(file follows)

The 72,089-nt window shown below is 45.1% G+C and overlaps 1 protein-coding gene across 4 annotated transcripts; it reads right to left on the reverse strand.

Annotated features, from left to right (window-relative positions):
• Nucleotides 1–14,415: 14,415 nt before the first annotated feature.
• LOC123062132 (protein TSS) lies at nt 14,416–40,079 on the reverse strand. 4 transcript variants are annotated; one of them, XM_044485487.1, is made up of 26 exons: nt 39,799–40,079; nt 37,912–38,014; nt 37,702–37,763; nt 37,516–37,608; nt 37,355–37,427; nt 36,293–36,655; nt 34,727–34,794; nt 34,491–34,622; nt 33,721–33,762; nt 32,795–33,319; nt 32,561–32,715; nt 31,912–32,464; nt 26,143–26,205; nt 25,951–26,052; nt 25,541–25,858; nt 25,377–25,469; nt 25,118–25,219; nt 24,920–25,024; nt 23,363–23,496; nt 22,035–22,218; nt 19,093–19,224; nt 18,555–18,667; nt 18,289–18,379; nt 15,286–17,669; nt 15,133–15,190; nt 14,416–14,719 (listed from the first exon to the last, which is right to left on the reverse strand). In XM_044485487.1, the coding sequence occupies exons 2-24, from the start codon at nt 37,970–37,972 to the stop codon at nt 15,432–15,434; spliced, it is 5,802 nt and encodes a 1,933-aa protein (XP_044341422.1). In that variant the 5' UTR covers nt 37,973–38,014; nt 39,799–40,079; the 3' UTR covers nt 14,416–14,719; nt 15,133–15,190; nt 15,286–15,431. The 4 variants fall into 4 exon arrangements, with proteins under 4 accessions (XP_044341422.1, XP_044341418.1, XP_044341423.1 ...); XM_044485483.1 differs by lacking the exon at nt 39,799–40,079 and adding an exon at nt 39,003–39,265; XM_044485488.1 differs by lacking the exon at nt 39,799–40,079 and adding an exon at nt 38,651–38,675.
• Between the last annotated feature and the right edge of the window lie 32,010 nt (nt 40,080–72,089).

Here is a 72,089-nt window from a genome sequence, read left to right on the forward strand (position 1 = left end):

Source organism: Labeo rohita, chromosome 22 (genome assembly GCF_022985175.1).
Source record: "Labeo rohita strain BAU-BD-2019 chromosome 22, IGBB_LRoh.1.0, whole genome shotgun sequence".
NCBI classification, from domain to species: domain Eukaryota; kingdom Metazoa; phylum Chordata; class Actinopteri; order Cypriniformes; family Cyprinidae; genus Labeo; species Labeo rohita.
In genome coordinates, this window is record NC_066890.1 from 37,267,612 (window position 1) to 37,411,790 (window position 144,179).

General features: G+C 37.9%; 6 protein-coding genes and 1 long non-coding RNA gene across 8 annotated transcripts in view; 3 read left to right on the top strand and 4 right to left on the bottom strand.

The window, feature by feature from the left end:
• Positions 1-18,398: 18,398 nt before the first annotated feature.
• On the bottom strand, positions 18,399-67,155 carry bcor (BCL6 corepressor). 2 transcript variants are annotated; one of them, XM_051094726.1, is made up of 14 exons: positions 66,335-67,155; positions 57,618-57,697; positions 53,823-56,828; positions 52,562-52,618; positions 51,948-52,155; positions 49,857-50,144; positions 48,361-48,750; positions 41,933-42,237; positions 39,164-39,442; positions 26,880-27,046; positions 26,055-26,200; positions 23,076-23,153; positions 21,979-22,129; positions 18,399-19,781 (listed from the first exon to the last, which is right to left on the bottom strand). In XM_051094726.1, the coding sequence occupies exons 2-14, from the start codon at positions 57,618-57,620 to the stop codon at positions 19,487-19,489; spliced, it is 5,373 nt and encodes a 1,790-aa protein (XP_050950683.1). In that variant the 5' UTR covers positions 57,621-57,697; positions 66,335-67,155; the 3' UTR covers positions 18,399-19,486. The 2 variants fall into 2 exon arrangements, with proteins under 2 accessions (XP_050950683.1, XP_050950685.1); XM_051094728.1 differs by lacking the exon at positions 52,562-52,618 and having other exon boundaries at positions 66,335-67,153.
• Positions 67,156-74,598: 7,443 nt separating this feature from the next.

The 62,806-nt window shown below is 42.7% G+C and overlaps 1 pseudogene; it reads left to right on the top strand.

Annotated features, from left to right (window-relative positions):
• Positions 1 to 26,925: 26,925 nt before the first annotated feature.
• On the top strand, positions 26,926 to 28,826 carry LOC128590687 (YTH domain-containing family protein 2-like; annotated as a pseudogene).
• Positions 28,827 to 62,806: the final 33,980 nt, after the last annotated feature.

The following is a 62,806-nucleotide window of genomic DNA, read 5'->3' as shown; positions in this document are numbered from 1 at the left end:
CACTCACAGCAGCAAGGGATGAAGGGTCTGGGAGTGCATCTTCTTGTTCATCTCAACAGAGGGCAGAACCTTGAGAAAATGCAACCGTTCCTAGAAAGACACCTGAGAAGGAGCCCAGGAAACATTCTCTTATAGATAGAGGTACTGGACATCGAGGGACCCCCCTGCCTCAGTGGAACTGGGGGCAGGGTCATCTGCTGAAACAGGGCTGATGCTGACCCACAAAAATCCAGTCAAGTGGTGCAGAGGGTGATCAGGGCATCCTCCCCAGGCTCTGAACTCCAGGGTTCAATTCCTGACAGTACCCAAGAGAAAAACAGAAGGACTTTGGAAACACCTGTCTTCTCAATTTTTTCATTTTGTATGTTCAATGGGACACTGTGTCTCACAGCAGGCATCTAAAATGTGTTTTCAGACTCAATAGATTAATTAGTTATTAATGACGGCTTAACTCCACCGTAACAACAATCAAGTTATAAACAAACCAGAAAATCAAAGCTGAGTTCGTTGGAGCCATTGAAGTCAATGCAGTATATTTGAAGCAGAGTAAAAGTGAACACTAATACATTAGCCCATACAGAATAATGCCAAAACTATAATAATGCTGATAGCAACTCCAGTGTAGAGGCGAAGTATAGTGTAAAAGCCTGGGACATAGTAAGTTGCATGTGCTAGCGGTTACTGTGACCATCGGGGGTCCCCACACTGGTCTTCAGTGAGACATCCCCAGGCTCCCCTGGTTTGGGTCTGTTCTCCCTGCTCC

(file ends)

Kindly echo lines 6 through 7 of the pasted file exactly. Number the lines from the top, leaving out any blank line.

Here is a 72,089-nt window from a genome sequence, read left to right on the forward strand (position 1 = left end):

Source organism: Labeo rohita, chromosome 22 (genome assembly GCF_022985175.1).